The June Challenge in Alachua County … and Beyond!

From: Rex Rowan <rexrowan@gmail.com>
To: Alachua County birding report

The massive June Challenge trophy has a new home. Despite being a relative newcomer to Alachua County and spending the first week of the month in Maine, Jonathan Mays beat everyone else to win The Tenth Annual Alachua County June Challenge! An amazing performance. And if you look at the following list, you’ll see quite a few performances that are only fractionally less amazing. We had 48 participants this year and sixteen of them saw 100+ species. Of course the point of The June Challenge is not to win, or to get a big list, the point is to have fun, to get out in the fresh air and (when you can find it) sunshine and to see some beautiful birds, and I hope every participant considers himself or herself a winner in that respect. Here are the final standings:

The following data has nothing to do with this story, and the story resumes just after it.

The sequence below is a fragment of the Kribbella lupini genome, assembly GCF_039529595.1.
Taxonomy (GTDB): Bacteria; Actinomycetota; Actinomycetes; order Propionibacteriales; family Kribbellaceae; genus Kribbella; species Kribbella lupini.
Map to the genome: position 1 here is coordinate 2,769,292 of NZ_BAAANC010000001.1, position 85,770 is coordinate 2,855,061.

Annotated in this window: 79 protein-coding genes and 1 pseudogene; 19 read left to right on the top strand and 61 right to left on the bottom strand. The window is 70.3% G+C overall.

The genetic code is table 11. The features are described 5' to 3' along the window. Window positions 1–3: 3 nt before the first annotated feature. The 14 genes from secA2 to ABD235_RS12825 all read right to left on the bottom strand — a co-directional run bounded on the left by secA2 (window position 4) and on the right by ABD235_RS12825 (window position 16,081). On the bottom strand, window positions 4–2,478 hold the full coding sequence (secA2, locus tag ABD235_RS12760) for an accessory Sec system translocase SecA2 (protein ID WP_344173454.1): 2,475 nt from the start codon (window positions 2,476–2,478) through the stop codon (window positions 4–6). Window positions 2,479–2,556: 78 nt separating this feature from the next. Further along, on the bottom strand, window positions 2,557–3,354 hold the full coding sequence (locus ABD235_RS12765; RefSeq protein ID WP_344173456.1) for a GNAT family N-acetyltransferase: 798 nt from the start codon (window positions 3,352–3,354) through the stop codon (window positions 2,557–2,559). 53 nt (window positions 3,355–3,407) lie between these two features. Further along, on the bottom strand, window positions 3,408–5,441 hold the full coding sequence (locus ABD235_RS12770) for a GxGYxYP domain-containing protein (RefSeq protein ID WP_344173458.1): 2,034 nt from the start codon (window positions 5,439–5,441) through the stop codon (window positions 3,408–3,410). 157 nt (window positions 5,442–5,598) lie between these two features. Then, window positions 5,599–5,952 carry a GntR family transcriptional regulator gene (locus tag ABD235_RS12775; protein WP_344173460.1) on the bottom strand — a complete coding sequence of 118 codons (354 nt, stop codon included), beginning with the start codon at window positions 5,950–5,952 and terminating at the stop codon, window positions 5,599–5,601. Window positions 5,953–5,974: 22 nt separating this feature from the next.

Jonathan Mays  116 (114/2)
Rex Rowan  114 (112/2)
Howard Adams  113 (111/2)
Lloyd Davis  113 (111/2)
Adam Zions  113 (111/2)
Barbara Mollison  112 (110/2)
Ron Robinson  110 (108/2)
Anne Kendall  109 (107/2)
Marie Zeglen  109 (107/2)
Frank Goodwin  105 (103/2)
Danny Shehee  105 (103/2)
Chris Cattau  104 (102/2)
Maralee Joos  103 (101/2)
Ria Leonard  103 (101/2)
John Martin  102 (100/2)
Anne Barkdoll  102 (99/3)
Barbara Shea  101 (99/2)
Samuel Ewing  97 (96/1)
Dean Ewing  96 (95/1)
Bob Carroll  96 (94/2)
Irma Harris  91 (91/0)
Phil Laipis  91 (91/0)
Felicia Lee  90 (89/1)
Helen Warren  89 (87/2)
Sharon Kuchinski  88 (87/1)
Becky Enneis  88 (86/2)
Judy Bryan  87 (87/0)
Tina Greenberg  86 (85/1)
Elizabeth Martin  84 (84/0)
John Hintermister  83 (83/0)
Steven Goodman  83 (82/1)
Conrad Burkholder  82 (80/2)
Erin Kalinowski  81 (78/3)
Matt Kalinowski  81 (78/3)